Top 6 Similarities Between Japan & Europe
Japan and Europe - at first glance, there are many more differences than there are similarities between them. However, both Japan and Europe share a love of each other's culture - from Japanese video games played by Europeans to popular Japanese anime series based on 19th century European attire and manners. Those who have traveled to both Japan and Europe will have first-hand experience of how the two cultures do in fact cross over. All you need to remember is to renew you passport and fill out a form for your EHIC, and you are set to go.
A big cultural similarity that both Japan and Europe share is taste and styles of music. Japanese pop, natively know as "pops" (poppusu), is a huge musical genre that began increasing in popularity in Japan in the 1990s following the more rock-inspired 1980s. Modern J-pop has certain ties in traditional Japanese music but it has mainly been influenced by 1960s European and American pop and rock music, including The Beatles (a love best symbolized in the person of Yoko Ono) and the Rolling Stones. British punk, especially the Sex Pistols - also had a very powerful influence on the Japanese music scene. These Western influences have been the inspiration for countless Japanese bands and their fans.
European fashion is probably bigger in Japan than in any other Asian country, in terms of having millions of dedicated aficionados. Any Japanese city worth its salt will sport a line-up of European fashion brands in its department stores and shopping malls, from glam catwalk Italian brands like Prada and Salvatore Ferragamo, to more street-inspired British brands like Paul Smith and Alexander McQueen. The feeling is mutual, and no major European city is without some Japanese fashion presence, whether Comme des Garçons, Issey Miyake and Yoji Yamamoto. Japan street fashion is profoundly influenced by European culture, especially in the popular Lolita or Gothic Lolita looks, which draw heavily on Victorian clothing culture, and the gyaru ("gal") which draws on Mary Quant-like striking, exposed simplicity with glaring, in-your-face, accents. These European-inspired Japanese trends have, in turn, have influenced modern day European sartorial culture.
Language and Literature
The Japanese language and Western language share virtually nothing in common besides loan words. Yet it is these very loan words that are witness to the lingual love affair that, however fledgling, exists between East and West. bokeh, bonsai, cosplay, ikebana, judo, karaoke, karate, katana, konnichiwa, otaku, shogun, sushi, zen - all attest to the West's fascination with Japan. And Japan responds by peppering even its daily conversation with words like okeh ("okay"), guddo (""), sutoppu ("stop"), bakku ("back" as in "reverse" - when driving), naisu ("nice"), faito ("Fight!" - meaning "Do your best!"), daburu ("double"), arubaito ("arbeit" - usually just "baito", meaning "part-time work"), biiru ("beer"), hoteru ("hotel") and many more. In literature, too, there is much crossover. The popular Japanese author, Haruki Murakami, for example, has his books immediately translated to cater to both a Japanese and Western audience, and even extends this to the references included in them. In Murakami's book After Dark, for example, there is a reference to Curtis Fuller, the American jazz trombonist, and Denny's, a worldwide diner that originated in America. Yet the story is set in Japan! And it isn't just Haruki Murakimi's work that has been translated to accommodate a European audience, but Banana Yoshimoto, and many others too. A popular type of comic book, manga, originated in Japan and is now incredibly popular in Europe too.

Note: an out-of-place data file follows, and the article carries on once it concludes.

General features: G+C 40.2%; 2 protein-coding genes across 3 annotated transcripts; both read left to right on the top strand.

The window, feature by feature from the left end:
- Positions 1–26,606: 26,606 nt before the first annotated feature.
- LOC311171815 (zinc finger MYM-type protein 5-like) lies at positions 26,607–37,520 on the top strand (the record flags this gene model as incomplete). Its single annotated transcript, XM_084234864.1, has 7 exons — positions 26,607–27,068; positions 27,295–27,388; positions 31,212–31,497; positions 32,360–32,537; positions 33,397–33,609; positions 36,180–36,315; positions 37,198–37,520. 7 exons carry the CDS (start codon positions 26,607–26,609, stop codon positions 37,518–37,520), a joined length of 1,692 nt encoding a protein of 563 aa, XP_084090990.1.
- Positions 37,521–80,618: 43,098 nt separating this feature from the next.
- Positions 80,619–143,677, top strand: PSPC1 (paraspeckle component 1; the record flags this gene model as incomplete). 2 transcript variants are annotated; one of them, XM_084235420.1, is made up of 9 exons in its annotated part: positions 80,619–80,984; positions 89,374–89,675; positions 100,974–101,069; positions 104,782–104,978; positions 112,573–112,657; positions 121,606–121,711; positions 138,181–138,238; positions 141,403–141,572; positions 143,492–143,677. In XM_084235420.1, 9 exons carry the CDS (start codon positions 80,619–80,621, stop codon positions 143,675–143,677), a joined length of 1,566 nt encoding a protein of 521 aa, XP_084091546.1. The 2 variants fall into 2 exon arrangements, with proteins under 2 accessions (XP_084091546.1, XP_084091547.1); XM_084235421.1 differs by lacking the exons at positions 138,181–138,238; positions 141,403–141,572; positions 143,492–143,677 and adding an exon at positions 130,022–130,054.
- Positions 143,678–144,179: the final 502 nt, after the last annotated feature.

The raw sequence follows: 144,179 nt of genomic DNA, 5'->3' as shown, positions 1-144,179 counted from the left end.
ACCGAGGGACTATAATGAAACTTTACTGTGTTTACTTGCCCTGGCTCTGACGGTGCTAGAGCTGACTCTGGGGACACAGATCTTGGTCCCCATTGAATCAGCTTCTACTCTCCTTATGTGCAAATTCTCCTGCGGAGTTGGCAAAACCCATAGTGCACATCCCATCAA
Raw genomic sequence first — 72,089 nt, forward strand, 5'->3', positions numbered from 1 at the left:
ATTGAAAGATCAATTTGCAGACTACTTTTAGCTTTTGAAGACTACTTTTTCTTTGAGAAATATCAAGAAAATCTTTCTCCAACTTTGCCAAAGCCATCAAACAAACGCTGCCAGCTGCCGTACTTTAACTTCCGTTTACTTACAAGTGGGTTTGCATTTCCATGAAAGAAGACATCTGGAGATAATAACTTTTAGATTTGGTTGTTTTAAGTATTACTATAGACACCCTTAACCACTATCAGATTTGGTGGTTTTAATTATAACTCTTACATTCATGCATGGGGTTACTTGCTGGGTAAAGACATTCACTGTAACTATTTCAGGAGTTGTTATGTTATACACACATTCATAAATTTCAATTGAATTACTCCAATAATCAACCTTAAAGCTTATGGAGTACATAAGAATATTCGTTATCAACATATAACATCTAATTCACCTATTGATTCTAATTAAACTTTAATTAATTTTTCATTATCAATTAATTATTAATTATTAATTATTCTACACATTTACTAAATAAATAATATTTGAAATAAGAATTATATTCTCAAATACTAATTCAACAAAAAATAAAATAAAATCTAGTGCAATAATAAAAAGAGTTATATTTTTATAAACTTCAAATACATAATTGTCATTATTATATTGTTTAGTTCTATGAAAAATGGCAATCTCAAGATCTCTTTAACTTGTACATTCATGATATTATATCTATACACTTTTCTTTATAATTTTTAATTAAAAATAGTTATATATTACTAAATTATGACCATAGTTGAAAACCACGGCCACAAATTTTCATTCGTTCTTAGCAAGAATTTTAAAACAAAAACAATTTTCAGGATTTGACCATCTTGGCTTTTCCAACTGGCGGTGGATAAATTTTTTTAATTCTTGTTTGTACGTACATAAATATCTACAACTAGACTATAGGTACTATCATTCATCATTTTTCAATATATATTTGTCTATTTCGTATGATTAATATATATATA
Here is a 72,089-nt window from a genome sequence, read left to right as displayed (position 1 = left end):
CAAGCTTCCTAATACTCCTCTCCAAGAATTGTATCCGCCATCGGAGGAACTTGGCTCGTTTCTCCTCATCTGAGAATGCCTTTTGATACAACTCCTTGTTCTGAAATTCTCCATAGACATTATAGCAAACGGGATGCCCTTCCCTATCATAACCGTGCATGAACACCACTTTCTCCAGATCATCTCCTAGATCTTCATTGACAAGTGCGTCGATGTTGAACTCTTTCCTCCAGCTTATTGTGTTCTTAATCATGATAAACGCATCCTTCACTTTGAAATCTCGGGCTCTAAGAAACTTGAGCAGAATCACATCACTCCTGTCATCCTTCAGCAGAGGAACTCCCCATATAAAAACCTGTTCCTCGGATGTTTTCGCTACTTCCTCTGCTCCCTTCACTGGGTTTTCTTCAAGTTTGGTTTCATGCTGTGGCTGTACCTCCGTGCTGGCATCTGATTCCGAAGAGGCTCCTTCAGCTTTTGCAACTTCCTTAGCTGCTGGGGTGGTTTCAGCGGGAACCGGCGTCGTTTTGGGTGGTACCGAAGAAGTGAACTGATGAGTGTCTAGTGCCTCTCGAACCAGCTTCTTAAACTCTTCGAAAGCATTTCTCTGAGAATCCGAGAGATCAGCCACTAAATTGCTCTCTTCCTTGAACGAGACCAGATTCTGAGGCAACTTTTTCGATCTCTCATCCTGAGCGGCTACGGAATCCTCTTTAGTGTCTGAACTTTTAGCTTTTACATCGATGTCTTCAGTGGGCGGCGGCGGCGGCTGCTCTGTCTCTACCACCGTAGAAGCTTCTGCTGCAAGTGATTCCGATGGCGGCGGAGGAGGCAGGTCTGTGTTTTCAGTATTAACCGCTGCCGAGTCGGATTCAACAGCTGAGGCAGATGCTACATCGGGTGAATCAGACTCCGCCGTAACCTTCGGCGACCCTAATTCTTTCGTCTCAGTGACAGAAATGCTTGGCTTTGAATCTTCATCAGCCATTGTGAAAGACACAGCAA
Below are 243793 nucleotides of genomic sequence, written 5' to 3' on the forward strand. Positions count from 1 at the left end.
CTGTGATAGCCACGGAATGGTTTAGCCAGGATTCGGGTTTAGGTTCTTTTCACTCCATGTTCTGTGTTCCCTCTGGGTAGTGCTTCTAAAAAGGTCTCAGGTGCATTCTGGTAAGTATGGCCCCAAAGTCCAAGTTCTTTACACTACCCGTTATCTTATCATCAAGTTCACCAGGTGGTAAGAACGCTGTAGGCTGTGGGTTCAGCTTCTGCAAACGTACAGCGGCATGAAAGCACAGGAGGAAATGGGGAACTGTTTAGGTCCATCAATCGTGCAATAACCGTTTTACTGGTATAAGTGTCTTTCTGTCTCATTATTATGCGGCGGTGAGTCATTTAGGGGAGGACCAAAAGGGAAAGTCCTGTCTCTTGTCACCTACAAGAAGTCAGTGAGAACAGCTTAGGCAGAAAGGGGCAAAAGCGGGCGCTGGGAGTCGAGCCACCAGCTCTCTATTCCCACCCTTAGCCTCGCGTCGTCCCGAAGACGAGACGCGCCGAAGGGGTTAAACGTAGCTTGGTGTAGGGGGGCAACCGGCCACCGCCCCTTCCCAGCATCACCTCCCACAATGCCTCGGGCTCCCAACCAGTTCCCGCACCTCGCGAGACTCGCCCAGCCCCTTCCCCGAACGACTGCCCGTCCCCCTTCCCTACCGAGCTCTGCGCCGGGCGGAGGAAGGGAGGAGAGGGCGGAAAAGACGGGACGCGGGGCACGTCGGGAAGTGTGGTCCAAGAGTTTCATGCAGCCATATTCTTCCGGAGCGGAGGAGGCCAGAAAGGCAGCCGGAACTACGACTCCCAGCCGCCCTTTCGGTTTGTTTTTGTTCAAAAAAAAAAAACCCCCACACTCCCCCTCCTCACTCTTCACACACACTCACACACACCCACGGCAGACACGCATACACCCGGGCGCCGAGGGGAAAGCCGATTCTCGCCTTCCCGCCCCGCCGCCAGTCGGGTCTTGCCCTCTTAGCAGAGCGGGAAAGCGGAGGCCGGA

Films & TV
Anime has become incredibly popular overseas, especially in Western countries. This can all be traced back to when there was a successful Western adaptation of the anime, Astro Boy, known as Atomu ("Atom") in Japan. Since then, Japanese animation has gained immense popularity in Western countries. The growth of the internet and services like Netflix has provided Western audiences an easy way to access Japanese anime films and TV shows. As well as anime there have been many Japanese films that have been adapted to accommodate a Western and European audience. One film that was originally Japanese that gained a huge fan base in Europe is The Grudge.
All those gamers out there will understand just how much Japanese culture has affected and influenced Europe. It's no exaggeration to say that without Japan there would be no epic gaming culture. The biggest games in the Play Station 2 era like Final Fantasy and Resident Evil came from Japanese franchises. Japan, with its Nintendo and Sega, has provided European audiences with a golden age of video games.
Japanese food has become increasingly fashionable and popular in the US and most countries in Europe. Dishes such as sushi, tempura, noodles and teriyaki are some of the most common foods that are sold in restaurants in Europe and they all originated in Japan. Conversely, In Japan there are many fast food places that are just as popular in Europe as they are in Japan, such as Tully's, Italian gelato chains, and US staples such as Starbucks, McDonald's and KFC.
Japan and Europe, in spite of being on opposite sides of the globe, and in spite of a history in which there have been friction and mutual suspicion, nevertheless share a profound fascination with each other that is the grist of fantasy and creativity for both sides.